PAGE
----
I couldn’t quite believe the thing when I first encountered it – the unboxing video on YouTube that shows some new piece of equipment being removed from a cardboard box. The presenter is sometimes in a studio but mostly is seen in a bedroom or at a kitchen table. Some of the people making the video are surprisingly good speakers but all of them betray a trait that they may come to regret – geekiness.
Instructional films are not new. Some, like the anti-VD productions, are essential to our health and well-being. I saw one USN production from WWII on how to fuel an alcohol-powered torpedo that was probably essential to the well-being of a lot of people…not least of whom were the film crew and the nervous sailor pouring in the fuel. But unboxing videos are not teaching us how to do anything that we do not know how to do already. So there must be some other reason for their existence and popularity.
I do have a soft spot in my heart for enthusiasts – provided they are not beating a political or religious drum in my ear. Sheer joy at what you are doing is an infectious thing and makes me happy to seeit. I am a sucker for little dogs running around the park. So part of what I see with the speaker is actually appealing. But it can start to become stale and then slide off the plate when the video continues for ten minutes and does nothing more than hold the object up to the light. I find my attention wandering away from the shiny new toy and on past the presenter to concentrate on the decor of the room or what the background sounds might be. I count it a win when I hear barking or police sirens.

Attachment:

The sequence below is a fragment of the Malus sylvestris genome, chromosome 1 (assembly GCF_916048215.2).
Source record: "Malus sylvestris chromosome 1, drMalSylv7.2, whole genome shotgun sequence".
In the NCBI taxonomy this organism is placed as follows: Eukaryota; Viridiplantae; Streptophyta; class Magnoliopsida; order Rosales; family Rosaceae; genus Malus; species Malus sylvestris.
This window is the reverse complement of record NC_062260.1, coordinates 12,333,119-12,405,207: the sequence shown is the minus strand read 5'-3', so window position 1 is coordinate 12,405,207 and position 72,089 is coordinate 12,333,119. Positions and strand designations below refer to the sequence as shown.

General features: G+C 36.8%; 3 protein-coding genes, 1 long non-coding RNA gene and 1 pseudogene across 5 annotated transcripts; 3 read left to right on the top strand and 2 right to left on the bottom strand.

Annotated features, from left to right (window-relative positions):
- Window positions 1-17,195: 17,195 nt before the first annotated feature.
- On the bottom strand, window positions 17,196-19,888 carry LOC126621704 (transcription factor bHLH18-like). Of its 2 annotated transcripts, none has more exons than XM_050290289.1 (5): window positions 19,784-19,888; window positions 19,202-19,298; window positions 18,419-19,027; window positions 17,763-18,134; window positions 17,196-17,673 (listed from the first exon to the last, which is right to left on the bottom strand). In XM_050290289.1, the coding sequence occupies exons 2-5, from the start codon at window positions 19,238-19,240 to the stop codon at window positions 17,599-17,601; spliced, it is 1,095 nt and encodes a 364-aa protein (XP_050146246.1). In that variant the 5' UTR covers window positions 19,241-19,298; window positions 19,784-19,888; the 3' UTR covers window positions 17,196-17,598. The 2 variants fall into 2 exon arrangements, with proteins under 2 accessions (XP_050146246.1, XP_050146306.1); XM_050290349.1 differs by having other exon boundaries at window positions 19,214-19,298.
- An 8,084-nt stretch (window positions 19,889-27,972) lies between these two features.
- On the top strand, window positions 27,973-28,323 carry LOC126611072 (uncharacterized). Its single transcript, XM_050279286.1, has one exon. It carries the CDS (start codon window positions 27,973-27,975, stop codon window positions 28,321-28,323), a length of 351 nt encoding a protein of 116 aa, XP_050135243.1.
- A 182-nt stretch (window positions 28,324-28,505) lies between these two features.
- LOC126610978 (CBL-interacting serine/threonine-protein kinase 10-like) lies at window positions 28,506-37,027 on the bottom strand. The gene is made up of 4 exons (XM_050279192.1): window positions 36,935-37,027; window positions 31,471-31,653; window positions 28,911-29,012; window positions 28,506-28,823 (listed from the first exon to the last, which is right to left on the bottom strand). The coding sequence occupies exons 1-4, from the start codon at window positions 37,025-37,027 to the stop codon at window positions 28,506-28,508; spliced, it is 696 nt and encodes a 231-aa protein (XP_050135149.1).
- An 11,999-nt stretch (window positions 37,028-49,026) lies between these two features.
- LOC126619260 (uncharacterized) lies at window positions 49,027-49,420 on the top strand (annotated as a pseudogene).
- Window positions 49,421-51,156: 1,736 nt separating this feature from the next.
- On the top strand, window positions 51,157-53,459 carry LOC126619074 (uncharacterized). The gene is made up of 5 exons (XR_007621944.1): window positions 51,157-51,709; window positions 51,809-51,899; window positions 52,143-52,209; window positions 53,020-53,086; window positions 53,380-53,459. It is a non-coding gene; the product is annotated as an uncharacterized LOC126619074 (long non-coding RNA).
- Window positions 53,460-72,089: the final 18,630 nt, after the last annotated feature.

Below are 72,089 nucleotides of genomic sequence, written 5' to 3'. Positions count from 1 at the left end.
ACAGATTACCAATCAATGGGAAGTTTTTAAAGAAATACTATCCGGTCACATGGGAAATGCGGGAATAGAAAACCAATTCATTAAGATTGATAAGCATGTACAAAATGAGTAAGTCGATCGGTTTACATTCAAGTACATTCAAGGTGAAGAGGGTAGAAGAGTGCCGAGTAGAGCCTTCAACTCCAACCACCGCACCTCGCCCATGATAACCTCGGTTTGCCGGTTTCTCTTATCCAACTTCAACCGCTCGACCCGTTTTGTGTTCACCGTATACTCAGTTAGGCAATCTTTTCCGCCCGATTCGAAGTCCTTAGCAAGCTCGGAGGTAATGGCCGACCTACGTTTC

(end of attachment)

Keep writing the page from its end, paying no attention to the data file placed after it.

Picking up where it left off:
Given the culture of order-try-return that seems to have developed in the USA with the on-line retail phenomenon, I think I would like to see the development of the corollary to the unboxing video – a filmed presentation of the enthusiast re-wrapping whatever it is that he has bought from B&H or Adorama and getting it ready for return. The sound track would be more interesting, as it would be likely to contain all the self-justifications and phony complaints that are going to be used to try to get the money back. Just as endearing, but in a scabbier sense…It has been argued that the return policies of the American on-line retailers have been developed to prevent sad customers, but from what I see on the unboxing channel they are ALL sad customers…